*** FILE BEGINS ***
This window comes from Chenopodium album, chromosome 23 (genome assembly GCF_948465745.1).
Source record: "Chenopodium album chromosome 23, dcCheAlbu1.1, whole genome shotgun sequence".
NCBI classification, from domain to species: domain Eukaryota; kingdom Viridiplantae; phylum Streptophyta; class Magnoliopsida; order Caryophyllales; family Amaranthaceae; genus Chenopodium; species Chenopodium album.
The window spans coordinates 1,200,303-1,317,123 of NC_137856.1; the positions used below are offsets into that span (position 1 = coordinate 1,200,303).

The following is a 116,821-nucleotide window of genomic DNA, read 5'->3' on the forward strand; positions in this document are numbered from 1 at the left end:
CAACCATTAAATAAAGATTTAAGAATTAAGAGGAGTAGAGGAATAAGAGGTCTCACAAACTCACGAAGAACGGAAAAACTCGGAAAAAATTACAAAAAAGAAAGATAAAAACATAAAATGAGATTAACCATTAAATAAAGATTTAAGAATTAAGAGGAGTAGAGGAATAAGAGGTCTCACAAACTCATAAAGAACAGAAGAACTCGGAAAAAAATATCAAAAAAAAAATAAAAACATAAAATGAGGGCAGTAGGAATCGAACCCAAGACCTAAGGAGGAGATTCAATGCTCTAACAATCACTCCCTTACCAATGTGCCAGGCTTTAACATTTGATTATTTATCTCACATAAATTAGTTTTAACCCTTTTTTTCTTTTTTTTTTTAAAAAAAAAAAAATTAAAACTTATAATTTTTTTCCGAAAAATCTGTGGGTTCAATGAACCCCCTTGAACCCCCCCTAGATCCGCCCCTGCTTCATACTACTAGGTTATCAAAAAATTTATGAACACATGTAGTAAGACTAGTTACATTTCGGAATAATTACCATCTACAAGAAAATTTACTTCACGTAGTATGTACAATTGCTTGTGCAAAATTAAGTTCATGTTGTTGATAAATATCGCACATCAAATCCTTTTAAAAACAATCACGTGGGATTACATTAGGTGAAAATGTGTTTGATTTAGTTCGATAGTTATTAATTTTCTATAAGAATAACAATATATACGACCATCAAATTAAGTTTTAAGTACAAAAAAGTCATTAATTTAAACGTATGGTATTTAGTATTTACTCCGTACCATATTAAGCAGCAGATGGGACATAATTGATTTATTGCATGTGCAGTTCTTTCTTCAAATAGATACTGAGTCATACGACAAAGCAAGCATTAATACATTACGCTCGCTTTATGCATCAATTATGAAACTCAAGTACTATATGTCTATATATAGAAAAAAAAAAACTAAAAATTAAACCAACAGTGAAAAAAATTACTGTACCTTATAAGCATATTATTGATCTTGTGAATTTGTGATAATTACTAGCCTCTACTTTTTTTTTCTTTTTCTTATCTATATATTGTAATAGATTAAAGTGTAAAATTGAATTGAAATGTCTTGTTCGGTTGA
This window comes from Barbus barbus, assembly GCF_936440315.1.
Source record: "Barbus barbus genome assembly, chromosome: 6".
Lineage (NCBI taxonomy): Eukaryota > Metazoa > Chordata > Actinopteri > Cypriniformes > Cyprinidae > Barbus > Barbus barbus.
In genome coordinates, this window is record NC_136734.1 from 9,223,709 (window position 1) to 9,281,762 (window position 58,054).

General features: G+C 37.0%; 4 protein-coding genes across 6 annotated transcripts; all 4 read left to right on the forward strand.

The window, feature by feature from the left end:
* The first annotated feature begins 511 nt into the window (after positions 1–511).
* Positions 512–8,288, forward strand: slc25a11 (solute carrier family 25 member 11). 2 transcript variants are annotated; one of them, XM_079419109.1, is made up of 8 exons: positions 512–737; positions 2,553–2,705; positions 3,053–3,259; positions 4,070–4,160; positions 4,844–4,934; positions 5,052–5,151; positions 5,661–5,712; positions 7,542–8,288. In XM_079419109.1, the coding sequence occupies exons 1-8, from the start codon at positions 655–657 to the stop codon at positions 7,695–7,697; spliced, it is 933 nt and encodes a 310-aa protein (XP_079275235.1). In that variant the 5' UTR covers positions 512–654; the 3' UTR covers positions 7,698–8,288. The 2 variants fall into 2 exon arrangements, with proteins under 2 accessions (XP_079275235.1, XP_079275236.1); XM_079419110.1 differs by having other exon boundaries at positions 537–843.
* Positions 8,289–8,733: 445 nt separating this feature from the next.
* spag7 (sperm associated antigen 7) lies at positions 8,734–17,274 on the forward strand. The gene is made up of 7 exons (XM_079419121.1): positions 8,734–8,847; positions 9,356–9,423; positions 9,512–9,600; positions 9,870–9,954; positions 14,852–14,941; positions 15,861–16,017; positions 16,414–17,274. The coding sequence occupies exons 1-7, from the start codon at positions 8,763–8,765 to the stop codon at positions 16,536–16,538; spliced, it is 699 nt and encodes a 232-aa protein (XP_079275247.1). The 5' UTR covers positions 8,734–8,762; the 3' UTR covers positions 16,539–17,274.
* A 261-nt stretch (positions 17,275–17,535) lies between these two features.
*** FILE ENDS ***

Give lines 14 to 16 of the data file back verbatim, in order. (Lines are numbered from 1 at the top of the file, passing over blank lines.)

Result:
* Positions 512–8,288, forward strand: slc25a11 (solute carrier family 25 member 11). 2 transcript variants are annotated; one of them, XM_079419109.1, is made up of 8 exons: positions 512–737; positions 2,553–2,705; positions 3,053–3,259; positions 4,070–4,160; positions 4,844–4,934; positions 5,052–5,151; positions 5,661–5,712; positions 7,542–8,288. In XM_079419109.1, the coding sequence occupies exons 1-8, from the start codon at positions 655–657 to the stop codon at positions 7,695–7,697; spliced, it is 933 nt and encodes a 310-aa protein (XP_079275235.1). In that variant the 5' UTR covers positions 512–654; the 3' UTR covers positions 7,698–8,288. The 2 variants fall into 2 exon arrangements, with proteins under 2 accessions (XP_079275235.1, XP_079275236.1); XM_079419110.1 differs by having other exon boundaries at positions 537–843.
* Positions 8,289–8,733: 445 nt separating this feature from the next.
* spag7 (sperm associated antigen 7) lies at positions 8,734–17,274 on the forward strand. The gene is made up of 7 exons (XM_079419121.1): positions 8,734–8,847; positions 9,356–9,423; positions 9,512–9,600; positions 9,870–9,954; positions 14,852–14,941; positions 15,861–16,017; positions 16,414–17,274. The coding sequence occupies exons 1-7, from the start codon at positions 8,763–8,765 to the stop codon at positions 16,536–16,538; spliced, it is 699 nt and encodes a 232-aa protein (XP_079275247.1). The 5' UTR covers positions 8,734–8,762; the 3' UTR covers positions 16,539–17,274.